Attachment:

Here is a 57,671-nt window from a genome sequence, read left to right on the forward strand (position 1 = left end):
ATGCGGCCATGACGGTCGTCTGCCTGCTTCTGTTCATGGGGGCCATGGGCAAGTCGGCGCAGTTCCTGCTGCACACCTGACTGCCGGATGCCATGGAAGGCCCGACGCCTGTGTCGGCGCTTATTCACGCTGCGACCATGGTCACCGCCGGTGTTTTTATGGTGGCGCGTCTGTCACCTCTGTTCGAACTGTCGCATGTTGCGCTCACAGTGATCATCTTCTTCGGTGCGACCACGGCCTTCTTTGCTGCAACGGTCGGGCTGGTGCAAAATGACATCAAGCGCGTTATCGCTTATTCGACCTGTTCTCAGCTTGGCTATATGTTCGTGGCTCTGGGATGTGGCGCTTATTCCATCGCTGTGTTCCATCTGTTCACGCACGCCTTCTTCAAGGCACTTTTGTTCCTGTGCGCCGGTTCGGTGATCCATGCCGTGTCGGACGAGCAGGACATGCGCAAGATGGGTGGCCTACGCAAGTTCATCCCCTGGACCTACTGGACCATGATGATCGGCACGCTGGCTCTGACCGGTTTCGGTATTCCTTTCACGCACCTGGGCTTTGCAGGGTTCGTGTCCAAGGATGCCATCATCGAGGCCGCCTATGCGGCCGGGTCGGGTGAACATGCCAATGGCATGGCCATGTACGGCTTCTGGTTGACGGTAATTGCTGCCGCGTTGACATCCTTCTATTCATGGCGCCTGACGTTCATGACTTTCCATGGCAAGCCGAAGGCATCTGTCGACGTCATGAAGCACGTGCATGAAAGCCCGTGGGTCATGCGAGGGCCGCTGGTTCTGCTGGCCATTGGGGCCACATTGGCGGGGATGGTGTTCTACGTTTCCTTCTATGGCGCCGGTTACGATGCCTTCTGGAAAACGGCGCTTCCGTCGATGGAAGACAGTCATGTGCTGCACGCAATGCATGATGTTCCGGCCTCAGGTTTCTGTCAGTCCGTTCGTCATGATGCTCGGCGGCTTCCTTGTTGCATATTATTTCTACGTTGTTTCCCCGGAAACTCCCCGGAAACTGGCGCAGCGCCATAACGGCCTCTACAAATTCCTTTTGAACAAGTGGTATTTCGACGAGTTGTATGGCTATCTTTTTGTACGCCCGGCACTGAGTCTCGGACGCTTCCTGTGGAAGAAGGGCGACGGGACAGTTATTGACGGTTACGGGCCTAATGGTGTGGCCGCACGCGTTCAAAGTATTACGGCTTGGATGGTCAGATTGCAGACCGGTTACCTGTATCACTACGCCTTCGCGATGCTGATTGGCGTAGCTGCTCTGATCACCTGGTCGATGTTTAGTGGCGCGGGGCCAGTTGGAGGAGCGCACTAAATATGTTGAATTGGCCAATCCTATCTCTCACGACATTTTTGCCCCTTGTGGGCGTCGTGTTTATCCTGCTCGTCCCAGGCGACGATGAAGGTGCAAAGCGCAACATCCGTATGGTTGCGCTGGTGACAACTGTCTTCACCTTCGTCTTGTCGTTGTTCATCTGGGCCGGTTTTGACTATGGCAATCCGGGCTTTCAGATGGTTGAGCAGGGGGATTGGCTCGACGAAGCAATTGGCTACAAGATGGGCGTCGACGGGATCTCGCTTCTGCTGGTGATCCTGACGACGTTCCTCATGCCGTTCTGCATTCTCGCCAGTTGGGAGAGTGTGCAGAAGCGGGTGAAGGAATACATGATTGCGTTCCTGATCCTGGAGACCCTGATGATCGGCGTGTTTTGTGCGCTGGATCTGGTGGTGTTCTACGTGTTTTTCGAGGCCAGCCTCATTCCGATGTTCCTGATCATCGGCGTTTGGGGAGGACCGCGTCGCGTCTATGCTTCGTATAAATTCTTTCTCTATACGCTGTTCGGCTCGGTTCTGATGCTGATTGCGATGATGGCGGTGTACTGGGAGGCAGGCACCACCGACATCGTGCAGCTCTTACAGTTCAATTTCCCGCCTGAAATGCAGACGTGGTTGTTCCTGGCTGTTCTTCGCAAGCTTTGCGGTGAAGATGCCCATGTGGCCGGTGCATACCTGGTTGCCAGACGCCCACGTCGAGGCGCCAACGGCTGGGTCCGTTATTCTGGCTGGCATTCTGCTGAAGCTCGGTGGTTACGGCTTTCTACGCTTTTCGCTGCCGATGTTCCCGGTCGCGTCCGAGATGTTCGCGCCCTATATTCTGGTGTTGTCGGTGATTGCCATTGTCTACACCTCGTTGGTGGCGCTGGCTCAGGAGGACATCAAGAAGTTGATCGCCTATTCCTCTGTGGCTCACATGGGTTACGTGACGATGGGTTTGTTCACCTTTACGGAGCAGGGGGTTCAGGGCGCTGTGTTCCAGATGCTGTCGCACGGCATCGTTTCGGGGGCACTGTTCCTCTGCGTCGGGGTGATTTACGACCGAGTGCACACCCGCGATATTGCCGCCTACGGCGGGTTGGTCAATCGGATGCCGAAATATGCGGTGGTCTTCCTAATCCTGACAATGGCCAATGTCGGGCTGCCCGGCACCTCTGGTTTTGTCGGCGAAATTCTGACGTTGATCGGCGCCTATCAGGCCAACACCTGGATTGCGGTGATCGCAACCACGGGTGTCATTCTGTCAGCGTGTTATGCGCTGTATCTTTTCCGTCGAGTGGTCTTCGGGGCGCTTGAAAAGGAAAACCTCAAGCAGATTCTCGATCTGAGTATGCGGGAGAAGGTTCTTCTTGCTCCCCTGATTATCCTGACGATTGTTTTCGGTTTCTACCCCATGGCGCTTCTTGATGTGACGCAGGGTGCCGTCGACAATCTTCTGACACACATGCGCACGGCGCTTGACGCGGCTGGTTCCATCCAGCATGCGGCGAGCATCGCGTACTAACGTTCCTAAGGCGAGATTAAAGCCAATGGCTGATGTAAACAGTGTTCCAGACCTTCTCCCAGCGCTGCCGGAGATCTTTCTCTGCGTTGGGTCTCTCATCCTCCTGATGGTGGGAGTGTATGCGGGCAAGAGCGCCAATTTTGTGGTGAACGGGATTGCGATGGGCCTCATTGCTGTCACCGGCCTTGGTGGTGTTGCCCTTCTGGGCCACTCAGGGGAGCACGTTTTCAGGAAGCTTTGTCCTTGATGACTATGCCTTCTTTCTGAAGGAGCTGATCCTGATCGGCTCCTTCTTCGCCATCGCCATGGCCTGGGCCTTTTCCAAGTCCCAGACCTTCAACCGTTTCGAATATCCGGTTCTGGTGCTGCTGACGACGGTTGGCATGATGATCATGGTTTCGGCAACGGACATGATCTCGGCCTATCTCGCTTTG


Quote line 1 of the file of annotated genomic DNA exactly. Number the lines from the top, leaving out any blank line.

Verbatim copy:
Here is a 57,671-nt window from a genome sequence, read left to right on the forward strand (position 1 = left end):